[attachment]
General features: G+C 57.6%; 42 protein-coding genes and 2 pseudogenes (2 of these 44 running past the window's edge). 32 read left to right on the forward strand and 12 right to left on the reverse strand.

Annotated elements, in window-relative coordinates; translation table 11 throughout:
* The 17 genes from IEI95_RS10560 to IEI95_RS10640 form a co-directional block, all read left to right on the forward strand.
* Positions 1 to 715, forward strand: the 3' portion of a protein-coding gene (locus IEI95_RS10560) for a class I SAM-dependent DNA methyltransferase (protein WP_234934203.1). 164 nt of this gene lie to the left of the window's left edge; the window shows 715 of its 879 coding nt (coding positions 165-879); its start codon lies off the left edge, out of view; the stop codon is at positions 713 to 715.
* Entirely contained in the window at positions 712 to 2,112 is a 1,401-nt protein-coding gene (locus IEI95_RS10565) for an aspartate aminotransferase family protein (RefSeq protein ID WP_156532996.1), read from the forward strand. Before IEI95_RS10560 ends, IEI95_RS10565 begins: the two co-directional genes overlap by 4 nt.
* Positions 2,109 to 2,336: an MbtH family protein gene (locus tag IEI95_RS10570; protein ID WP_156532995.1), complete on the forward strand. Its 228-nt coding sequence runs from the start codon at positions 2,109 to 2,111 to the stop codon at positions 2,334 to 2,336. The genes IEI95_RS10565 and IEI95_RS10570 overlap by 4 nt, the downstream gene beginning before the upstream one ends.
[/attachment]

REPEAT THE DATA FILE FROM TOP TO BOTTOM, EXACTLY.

General features: G+C 57.6%; 42 protein-coding genes and 2 pseudogenes (2 of these 44 running past the window's edge). 32 read left to right on the forward strand and 12 right to left on the reverse strand.

Annotated elements, in window-relative coordinates; translation table 11 throughout:
* The 17 genes from IEI95_RS10560 to IEI95_RS10640 form a co-directional block, all read left to right on the forward strand.
* Positions 1 to 715, forward strand: the 3' portion of a protein-coding gene (locus IEI95_RS10560) for a class I SAM-dependent DNA methyltransferase (protein WP_234934203.1). 164 nt of this gene lie to the left of the window's left edge; the window shows 715 of its 879 coding nt (coding positions 165-879); its start codon lies off the left edge, out of view; the stop codon is at positions 713 to 715.
* Entirely contained in the window at positions 712 to 2,112 is a 1,401-nt protein-coding gene (locus IEI95_RS10565) for an aspartate aminotransferase family protein (RefSeq protein ID WP_156532996.1), read from the forward strand. Before IEI95_RS10560 ends, IEI95_RS10565 begins: the two co-directional genes overlap by 4 nt.
* Positions 2,109 to 2,336: an MbtH family protein gene (locus tag IEI95_RS10570; protein ID WP_156532995.1), complete on the forward strand. Its 228-nt coding sequence runs from the start codon at positions 2,109 to 2,111 to the stop codon at positions 2,334 to 2,336. The genes IEI95_RS10565 and IEI95_RS10570 overlap by 4 nt, the downstream gene beginning before the upstream one ends.